LEVEL 0: No Regret Whatsoever - total lopsided trades in our favor; ones that might be considered Level 4 or 5 by the other guys.  DeJesus-for-Bowa, with Sandberg thrown in.  Bobby Hill-for-Aramis Ramirez. 


LEVEL 1: Regret as a form of blessed release - Turd Hundley-for-Grudz&Karros in 2003; Sosa-for-Hairston&Font in 2004; Bradley-for-Silva last winter. God help me, these are the trades that feel like curing cancer - chemo that works!


LEVEL 2: Meh-gret: most trades fall into meh-gret: a recent example would be Kevin Hart-for-Grabow and Gorzellany.  What-ever...(NOTE: please do not confuse the trade for Grabow with the subsequent 2-year-contract for Grabow.  That's a whole 'nother topic).  This includes the vast majority of trades that don't work out well for either side.


LEVEL 3: Regret for some; Meh-gret for others: the DeRosa trade falls into this category.  We give up something of value, and whether or not we get like value back, there will be some who will be disappointed for a long time.  In the case of DeRosa, some 'fans' are still pointing to his departure as the crack in the windshield that broke up the 2008 juggernaut, as it were.  Others, such as myself, while admitting that we gave up some measure of value, aren't going to lose a nugget of sleep over it.  There haven't been many other recent Level 3's, unless of course you're one of the ten people left on Earth who still feel Jake Fox can play ball. 


LEVEL 4: Now we're starting to feel the sting; giving up on a major league impact player.  Garland-for-Karchner.  Raffy Palmiero (AND Jamie Moyer!)-for-Wild Thing.  Bill Madlock-for-Steve Ontiveros. Dontrelle Willis (as a throw-in!)-for-Clement & Alfonseca.  You might even throw in Joe Carter-for-Sutcliffe.  I would, you might not.  Carter-for-Sut might be a Level 3 in your world, because 1984 simply does not happen without Sut.  I understand that, and 1984 Chicago might mean more to any franchise than any other season in MLB history where a pennant was NOT won.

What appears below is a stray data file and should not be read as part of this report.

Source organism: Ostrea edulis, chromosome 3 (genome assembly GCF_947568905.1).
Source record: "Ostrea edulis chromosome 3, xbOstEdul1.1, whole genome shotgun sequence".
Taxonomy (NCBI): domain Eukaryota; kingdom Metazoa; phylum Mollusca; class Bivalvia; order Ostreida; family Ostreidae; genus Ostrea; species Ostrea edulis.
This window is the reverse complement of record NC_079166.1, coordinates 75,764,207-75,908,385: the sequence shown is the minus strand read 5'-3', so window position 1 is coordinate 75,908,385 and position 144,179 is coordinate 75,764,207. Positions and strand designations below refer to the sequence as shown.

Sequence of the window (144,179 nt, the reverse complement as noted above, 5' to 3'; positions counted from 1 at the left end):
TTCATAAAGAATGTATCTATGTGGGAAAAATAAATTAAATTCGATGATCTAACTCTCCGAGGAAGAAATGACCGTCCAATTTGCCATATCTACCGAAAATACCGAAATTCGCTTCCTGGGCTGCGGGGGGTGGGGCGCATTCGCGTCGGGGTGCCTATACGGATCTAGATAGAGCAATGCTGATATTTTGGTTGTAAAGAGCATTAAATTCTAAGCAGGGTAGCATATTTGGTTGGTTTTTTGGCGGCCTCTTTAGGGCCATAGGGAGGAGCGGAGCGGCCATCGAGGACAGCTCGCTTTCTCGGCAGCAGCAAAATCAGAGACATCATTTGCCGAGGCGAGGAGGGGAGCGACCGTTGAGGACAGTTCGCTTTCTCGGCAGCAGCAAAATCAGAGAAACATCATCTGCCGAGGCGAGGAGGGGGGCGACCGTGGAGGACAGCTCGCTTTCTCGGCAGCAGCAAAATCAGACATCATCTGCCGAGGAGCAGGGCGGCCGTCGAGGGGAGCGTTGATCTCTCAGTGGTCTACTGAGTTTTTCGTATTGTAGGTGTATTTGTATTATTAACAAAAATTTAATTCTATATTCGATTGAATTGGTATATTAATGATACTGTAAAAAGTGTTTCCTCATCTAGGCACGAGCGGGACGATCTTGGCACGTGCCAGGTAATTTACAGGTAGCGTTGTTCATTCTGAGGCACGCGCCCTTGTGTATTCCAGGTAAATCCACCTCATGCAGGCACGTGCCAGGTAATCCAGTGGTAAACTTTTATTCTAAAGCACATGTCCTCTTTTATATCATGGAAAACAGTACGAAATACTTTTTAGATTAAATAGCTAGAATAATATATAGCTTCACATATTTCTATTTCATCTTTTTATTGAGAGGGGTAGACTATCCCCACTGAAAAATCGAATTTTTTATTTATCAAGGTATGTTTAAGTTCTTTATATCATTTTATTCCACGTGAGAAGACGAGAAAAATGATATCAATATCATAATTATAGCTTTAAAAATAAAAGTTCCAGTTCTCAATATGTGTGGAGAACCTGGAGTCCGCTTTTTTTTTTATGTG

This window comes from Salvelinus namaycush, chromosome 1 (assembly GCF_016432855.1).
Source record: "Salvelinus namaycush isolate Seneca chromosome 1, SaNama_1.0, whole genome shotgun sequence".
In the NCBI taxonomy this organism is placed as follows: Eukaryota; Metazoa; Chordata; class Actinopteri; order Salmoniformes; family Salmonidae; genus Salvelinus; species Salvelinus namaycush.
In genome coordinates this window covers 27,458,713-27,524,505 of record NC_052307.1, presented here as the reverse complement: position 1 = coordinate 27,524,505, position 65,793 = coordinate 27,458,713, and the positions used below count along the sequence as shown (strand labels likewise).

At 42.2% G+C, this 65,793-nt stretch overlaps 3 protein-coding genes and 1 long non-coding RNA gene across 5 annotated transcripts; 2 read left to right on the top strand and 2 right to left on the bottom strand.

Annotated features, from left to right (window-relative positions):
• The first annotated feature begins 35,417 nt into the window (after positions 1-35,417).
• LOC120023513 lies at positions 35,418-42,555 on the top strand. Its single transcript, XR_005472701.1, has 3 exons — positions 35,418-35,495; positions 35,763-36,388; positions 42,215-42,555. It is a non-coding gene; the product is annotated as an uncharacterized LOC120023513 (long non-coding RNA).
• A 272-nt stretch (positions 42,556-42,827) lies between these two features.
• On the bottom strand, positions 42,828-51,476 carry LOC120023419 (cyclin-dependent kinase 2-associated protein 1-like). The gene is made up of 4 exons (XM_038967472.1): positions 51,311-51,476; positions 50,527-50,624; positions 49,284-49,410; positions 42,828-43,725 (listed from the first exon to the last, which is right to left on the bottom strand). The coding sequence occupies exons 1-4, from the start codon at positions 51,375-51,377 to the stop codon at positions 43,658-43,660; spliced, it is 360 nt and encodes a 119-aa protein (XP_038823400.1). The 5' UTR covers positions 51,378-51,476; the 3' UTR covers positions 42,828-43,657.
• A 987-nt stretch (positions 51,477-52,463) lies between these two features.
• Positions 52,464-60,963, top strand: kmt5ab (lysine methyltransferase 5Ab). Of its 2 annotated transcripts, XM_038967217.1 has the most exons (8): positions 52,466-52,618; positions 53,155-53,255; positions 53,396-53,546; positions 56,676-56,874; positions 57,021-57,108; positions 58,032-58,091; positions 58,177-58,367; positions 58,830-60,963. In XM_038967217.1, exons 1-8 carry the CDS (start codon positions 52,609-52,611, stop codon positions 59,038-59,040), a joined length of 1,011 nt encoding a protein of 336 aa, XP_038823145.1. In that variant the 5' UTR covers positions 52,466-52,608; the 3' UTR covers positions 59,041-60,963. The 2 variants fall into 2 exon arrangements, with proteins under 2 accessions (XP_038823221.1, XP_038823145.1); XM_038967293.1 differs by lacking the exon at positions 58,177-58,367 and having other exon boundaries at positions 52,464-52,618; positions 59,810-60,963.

But it was pretty clear that Carter was the real deal, he did not immediately impress upon his first callup, we traded him off, and he then spent the next 12 years or so just KILLING fools.


But even considering the regretful nature of Level 4, there is:


LEVEL 5: Brock-for-Broglio.  Letting Maddux walk in 1993, which is not in itself a trade, except in effect, it was when the "Maddux Money" was then given to Jose Guzman and Candy Maldonado.  Letting a Hall-Of-Fame talent go is inexcusible under any circumstances.  These are trades that just kill a franchise, and just EAT into your sleep.


Now then.  Take a good hard look at your team today.  I have recently come out here, myself and others, to accurately note that the offense for the Cubs sucks on toast, and what's more, outside of a couple of guys with large expiring contracts, and of course our "beloved prospects", we had nothing to offer in trade to improve matters any. 


Now and again, someone like Phil Rogers will wonder out loud (in the paper) if there was any possibilities about someone like Fukudome being sent in a 3-way trade with Boston and perhaps Texas.  You may think that Phil Rogers realizes what he does for a living, that if he publishes his idle thoughts, that there will be people who make the implication that there may be some substance behind them. I actually do not think so; I don't think Phil thinks that far ahead.


But back to our trade prospects now in 2010.  I don't think we are going to be able to get rid of Fukudome, or Ramirez, or Lee, or Soriano, or Zambrano.  Someone may try Lilly (especially after last night) or perhaps Nady.  Neither one will bring much.  Neither will the rest of the rabble: the Cajun boys; Tracy and Baker; the 10 or so feeble bullpen arms we've shuffled in and out so far this year; Three-Finger Hill.  Any trades containing any of them falls under Meh-gret.


But what about Castro?  Cashner?  Colvin?  Josh Vitters?  What about Marmol and Soto?  Could we possibly bring in a decent-hitting infielder, at any position, for one or more of them?  Is it as easy as that?


This is the main point of today's column: any trade has risk.  We could, hypothetically, trade Castro, Colvin, and Cashner for Albert Pujols today, and quite possibly once he puts on a Cub uniform, Pujols forgets how to swing a bat for the rest of his natural life.  If that happened, there would be regret.  The question is, how much?


Look at each one of our prospects.  Are they certain future Hall-of-Famers?  Are they certain impact big-leaguers?  Are they even certain major-league contributors?  How much regret would we feel if one or more of our so-called top prospects were dealt, in an attempt to make something out of this offense the next couple of years?


My take?  I don't feel I am watching certain Greatness when I see Colvin, Castro, Cashner and Soto play.  Marmol?  Heh heh, God only knows.  He has a unique gift - it may stay with him 10 more years, or it may leave him tomorrow.  I wouldn't mess with him right now. 


The rest of them?  Aren't going to cost me any sleep, ever.